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Freed FRANCE 24 journalist Langlois arrives in Paris
FRANCE 24 journalist Roméo Langlois returned to France on Friday morning, two days after FARC rebels in Colombia freed him from more than a month in captivity. Langlois was greeted in Paris by France’s culture and development ministers.
Roméo Langlois, the French journalist who was freed on Wednesday by leftist rebels after more than a month of captivity in Colombia, arrived in France on Friday morning. Langlois, a FRANCE 24 correspondent, returned to Paris on an Air France flight and was greeted at Charles de Gaulle airport by his parents and two French ministers.
Minister of Culture Aurélie Filippetti and Development Minister Pascal Canfin, who is in charge of international cooperation, welcomed Langlois home.
The recently appointed culture minister paid homage to Langlois for “having paid with his detention the price… for the freedom of information.” Speaking to reporters at Charles de Gaulle, Filippetti also evoked Gilles Jacquier and Rémi Ochlik, two French journalists who died in Syria last February.
Langlois then spoke to reporters and friends gathered at the airport just north of Paris. He thanked many people who had worked toward his release, in particular fellow journalist Pascale Mariani, who according to Langlois, “tracked his whereabouts for days.”
“I had to be captured to realize that there are many people who love me. All these people suffered more than I did,” he said ironically in a speech punctuated with humour.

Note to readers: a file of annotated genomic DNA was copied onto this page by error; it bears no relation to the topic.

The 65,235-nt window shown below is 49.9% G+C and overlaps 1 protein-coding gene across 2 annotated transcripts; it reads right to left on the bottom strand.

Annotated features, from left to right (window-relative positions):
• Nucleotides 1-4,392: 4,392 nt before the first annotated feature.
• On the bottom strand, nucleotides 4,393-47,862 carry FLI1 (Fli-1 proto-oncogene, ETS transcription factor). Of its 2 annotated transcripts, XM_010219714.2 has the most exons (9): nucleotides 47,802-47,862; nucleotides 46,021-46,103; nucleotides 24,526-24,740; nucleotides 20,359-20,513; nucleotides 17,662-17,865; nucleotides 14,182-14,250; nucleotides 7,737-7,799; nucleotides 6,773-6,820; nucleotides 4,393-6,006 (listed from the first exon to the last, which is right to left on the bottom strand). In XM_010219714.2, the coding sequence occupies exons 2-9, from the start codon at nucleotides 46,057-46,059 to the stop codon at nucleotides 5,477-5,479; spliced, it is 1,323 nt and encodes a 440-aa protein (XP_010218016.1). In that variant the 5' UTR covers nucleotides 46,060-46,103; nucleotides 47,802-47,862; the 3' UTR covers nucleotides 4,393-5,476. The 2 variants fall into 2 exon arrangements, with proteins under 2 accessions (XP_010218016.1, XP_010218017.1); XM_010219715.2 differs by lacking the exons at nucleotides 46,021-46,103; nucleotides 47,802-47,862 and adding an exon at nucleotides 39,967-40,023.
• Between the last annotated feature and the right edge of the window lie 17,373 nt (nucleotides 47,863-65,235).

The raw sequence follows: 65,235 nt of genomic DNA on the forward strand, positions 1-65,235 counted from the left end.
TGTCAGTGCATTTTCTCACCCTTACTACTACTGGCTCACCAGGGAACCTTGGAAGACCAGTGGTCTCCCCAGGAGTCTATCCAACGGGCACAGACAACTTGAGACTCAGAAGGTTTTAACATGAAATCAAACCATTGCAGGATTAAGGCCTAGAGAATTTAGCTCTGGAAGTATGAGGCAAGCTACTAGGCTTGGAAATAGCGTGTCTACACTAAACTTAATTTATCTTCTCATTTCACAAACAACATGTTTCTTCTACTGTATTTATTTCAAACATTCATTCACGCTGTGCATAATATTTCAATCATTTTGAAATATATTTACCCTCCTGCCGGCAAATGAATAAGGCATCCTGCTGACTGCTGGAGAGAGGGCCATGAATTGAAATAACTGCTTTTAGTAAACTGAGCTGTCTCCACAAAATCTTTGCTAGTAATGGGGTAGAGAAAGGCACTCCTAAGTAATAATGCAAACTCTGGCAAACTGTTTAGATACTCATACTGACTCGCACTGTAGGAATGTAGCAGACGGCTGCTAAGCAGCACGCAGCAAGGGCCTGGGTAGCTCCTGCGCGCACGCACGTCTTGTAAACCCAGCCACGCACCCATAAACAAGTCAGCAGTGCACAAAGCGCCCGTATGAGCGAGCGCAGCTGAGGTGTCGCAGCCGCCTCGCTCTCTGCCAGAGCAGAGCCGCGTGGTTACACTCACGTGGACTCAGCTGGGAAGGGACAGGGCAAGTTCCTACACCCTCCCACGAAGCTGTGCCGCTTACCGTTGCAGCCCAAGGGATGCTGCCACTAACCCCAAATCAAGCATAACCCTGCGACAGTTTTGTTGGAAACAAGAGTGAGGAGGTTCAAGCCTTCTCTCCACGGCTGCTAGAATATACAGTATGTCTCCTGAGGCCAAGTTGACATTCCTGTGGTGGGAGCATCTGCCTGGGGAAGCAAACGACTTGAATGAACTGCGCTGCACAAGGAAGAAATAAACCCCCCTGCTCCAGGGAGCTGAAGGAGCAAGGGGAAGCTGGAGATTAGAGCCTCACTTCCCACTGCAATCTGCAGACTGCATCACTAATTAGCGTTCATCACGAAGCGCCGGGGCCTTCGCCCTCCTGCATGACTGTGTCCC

Founded in 1964, FARC is Latin America's largest and oldest guerrilla movement. The Marxist-inspired group, which is largely funded by drugs, has waged war against the Colombian government for nearly 50 years.
However, in recent months FARC rebels have made small conciliatory gestures after a US-backed Colombian offensive dealt the movement a significant blow.
In his first comments after his release on Wednesday, the French reporter criticized FARC for creating a "media circus" around his capture and accused them of engaging in a "political game", while specifying that he had not been mistreated.
From his first days in captivity, Langlois negotiated for the use of a video camera. His demand was fulfilled after three weeks. The journalist said he was able to get an interview with one of the guerrilla leaders of the Front 15, a regional FARC unit, in which the issues of kidnappings and the cultivation of coca were discussed.
“There are not many journalists covering the conflict in Colombia, in the jungle, in the complicated areas where there are clashes. The Colombian media are limited in how much they can say—there is plenty of self-censorship. So international and independent media have a role to play,” Langlois concluded.